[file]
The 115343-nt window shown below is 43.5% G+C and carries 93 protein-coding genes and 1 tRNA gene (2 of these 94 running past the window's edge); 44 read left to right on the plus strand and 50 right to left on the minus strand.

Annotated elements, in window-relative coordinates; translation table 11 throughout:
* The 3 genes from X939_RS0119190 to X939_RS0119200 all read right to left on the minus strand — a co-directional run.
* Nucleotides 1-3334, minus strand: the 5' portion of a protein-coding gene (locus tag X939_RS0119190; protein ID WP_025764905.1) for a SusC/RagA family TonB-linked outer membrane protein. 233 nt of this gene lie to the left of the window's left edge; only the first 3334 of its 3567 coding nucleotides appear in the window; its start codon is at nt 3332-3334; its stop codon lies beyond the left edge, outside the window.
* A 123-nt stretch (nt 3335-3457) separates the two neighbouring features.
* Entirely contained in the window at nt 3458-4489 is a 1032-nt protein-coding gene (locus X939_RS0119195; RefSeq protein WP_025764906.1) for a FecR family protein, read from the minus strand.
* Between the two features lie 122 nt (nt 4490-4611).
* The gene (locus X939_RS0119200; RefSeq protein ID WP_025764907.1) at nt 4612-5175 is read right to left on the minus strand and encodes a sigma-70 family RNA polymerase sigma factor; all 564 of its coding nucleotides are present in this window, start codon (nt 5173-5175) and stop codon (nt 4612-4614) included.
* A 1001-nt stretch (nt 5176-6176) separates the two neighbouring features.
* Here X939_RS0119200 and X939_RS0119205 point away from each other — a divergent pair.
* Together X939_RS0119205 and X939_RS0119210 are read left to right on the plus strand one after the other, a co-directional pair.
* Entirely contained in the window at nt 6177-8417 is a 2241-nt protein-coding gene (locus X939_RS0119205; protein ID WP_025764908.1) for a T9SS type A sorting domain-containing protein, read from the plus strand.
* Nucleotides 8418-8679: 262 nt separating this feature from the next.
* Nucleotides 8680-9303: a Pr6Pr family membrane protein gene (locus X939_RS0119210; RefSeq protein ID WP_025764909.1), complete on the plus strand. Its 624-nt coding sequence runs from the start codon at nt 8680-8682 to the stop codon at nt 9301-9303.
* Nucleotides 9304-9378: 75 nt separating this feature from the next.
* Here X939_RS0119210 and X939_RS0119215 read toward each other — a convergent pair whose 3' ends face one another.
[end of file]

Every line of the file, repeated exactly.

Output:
The 115343-nt window shown below is 43.5% G+C and carries 93 protein-coding genes and 1 tRNA gene (2 of these 94 running past the window's edge); 44 read left to right on the plus strand and 50 right to left on the minus strand.

Annotated elements, in window-relative coordinates; translation table 11 throughout:
* The 3 genes from X939_RS0119190 to X939_RS0119200 all read right to left on the minus strand — a co-directional run.
* Nucleotides 1-3334, minus strand: the 5' portion of a protein-coding gene (locus tag X939_RS0119190; protein ID WP_025764905.1) for a SusC/RagA family TonB-linked outer membrane protein. 233 nt of this gene lie to the left of the window's left edge; only the first 3334 of its 3567 coding nucleotides appear in the window; its start codon is at nt 3332-3334; its stop codon lies beyond the left edge, outside the window.
* A 123-nt stretch (nt 3335-3457) separates the two neighbouring features.
* Entirely contained in the window at nt 3458-4489 is a 1032-nt protein-coding gene (locus X939_RS0119195; RefSeq protein WP_025764906.1) for a FecR family protein, read from the minus strand.
* Between the two features lie 122 nt (nt 4490-4611).
* The gene (locus X939_RS0119200; RefSeq protein ID WP_025764907.1) at nt 4612-5175 is read right to left on the minus strand and encodes a sigma-70 family RNA polymerase sigma factor; all 564 of its coding nucleotides are present in this window, start codon (nt 5173-5175) and stop codon (nt 4612-4614) included.
* A 1001-nt stretch (nt 5176-6176) separates the two neighbouring features.
* Here X939_RS0119200 and X939_RS0119205 point away from each other — a divergent pair.
* Together X939_RS0119205 and X939_RS0119210 are read left to right on the plus strand one after the other, a co-directional pair.
* Entirely contained in the window at nt 6177-8417 is a 2241-nt protein-coding gene (locus X939_RS0119205; protein ID WP_025764908.1) for a T9SS type A sorting domain-containing protein, read from the plus strand.
* Nucleotides 8418-8679: 262 nt separating this feature from the next.
* Nucleotides 8680-9303: a Pr6Pr family membrane protein gene (locus X939_RS0119210; RefSeq protein ID WP_025764909.1), complete on the plus strand. Its 624-nt coding sequence runs from the start codon at nt 8680-8682 to the stop codon at nt 9301-9303.
* Nucleotides 9304-9378: 75 nt separating this feature from the next.
* Here X939_RS0119210 and X939_RS0119215 read toward each other — a convergent pair whose 3' ends face one another.